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The Doctor-Patient Relationship: Part One

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The Doctor-Patient Relationship: Part One

When I was training to become a physician, the rules of the broken, outdated, patriarchal medical system were made clear to me. They went something like this.

The Old Medicine

As your doctor, I will sacrifice everything in my personal life in order to fix what is broken in you. I will stay awake when Iím exhausted, cross my legs when I have to pee, ignore my stomach when it growls, neglect my partner and children when they need me, allow my health to decline, and read all my medical journals so I can stay up to date on the latest in modern science. I will show up sick to work, endure unspeakable traumas in order to learn what I need to know to be an excellent physician, and I will prioritize medicine over everything else in my life. I will study what my forefathers have learned, attend lectures, consult with other physicians, practice my skills, follow the Hippocratic Oath, and vow to first do no harm, and then, hopefully, to do some good.

I will ask you questions, take notes when you talk, interpret your vital signs, and listen to the rhythms of your most crucial organs. I will order laboratory tests and X-rays to figure out whatís wrong, write prescriptions to treat you, refer you to a specialist (if I canít figure out whatís going on), operate when needed, and cover up or cut out any symptom that threatens to disable or destroy you.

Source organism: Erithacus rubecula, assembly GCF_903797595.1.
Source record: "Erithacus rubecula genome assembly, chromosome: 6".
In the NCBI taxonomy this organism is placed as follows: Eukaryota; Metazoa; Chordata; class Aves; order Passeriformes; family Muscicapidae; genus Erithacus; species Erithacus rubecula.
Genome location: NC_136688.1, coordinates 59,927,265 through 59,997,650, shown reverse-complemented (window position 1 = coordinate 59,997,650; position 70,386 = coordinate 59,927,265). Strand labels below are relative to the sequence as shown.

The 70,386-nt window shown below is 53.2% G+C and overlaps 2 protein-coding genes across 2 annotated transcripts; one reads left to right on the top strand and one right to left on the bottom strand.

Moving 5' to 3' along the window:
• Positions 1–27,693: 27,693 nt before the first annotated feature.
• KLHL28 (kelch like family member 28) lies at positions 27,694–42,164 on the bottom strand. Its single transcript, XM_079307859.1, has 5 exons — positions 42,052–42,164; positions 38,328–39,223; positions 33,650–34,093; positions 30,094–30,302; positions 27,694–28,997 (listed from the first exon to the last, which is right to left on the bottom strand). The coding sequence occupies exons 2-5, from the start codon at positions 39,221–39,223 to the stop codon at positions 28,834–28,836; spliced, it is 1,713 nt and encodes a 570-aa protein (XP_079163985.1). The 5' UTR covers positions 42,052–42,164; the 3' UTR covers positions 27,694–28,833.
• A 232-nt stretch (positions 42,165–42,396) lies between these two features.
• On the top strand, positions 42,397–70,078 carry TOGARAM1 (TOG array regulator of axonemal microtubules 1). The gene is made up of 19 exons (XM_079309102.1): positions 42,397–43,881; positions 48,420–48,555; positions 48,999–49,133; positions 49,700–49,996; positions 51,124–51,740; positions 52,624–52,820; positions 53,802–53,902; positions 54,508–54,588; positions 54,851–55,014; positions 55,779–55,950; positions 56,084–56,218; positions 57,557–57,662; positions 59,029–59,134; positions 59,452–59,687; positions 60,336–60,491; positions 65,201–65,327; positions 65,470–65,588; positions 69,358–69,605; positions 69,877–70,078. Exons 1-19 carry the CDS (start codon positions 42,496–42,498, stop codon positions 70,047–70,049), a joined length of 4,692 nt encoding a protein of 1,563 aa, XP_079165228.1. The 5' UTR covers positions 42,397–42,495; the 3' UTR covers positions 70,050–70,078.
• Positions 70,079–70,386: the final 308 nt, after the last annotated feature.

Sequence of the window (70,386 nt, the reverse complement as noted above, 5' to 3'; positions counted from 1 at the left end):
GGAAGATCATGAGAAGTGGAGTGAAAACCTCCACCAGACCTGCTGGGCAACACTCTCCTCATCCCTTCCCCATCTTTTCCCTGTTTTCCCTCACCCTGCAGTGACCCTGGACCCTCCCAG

Trust Me

As your doctor, I will bring to our relationship the hallowed knowledge of the best of modern science, the wisdom I have earned from years spent in ivory towers, the gifts garnered from the most gifted clinicians Iíve trained with, and the hard-won experience of practicing my craft. I will filter your health problems through the lens of my collective knowledge and churn out a diagnosis, a treatment, and a genuine desire to help you get well.

As my patient, you will trust my expertise, refrain from questioning my judgment, have patience when I make you wait, forgive me when Iím curt, keep your questions to a minimum because Iím very busy, and pay your health insurance premiums so I can give you the best care possible.† As my patient, you will follow up with all recommended tests and comply with all treatment plans, even if you donít understand or agree with what Iíve ordered, prescribed, or recommended.

As my patient, you will fill out all paperwork, jump through all hoops, get child care when you need it, take time off work, find transportation, and make any other arrangements necessary to prioritize your health, but if I have to cancel on you, you will understand, because some of my patients are sicker than you.

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Lissa Rankin

Lissa Rankin, MD is a mind-body medicine physician, founder of the†Whole Health Medicine Institute training program for physicians and other health care providers, and the New York Times bestselling author of†Mind Over Medicine: Scientific Proof That You Can Heal Yourself.† She is on a grassroots mission to heal health care, while empowering you to heal yourself.† Lissa blogs at†LissaRankin.com and also created two online communities -†HealHealthCareNow.com and†OwningPink.com. She is also the author of two other books, a professional artist, an amateur ski bum, and an avid hiker. Lissa lives in the San Francisco Bay area with her husband and daughter.

25 comments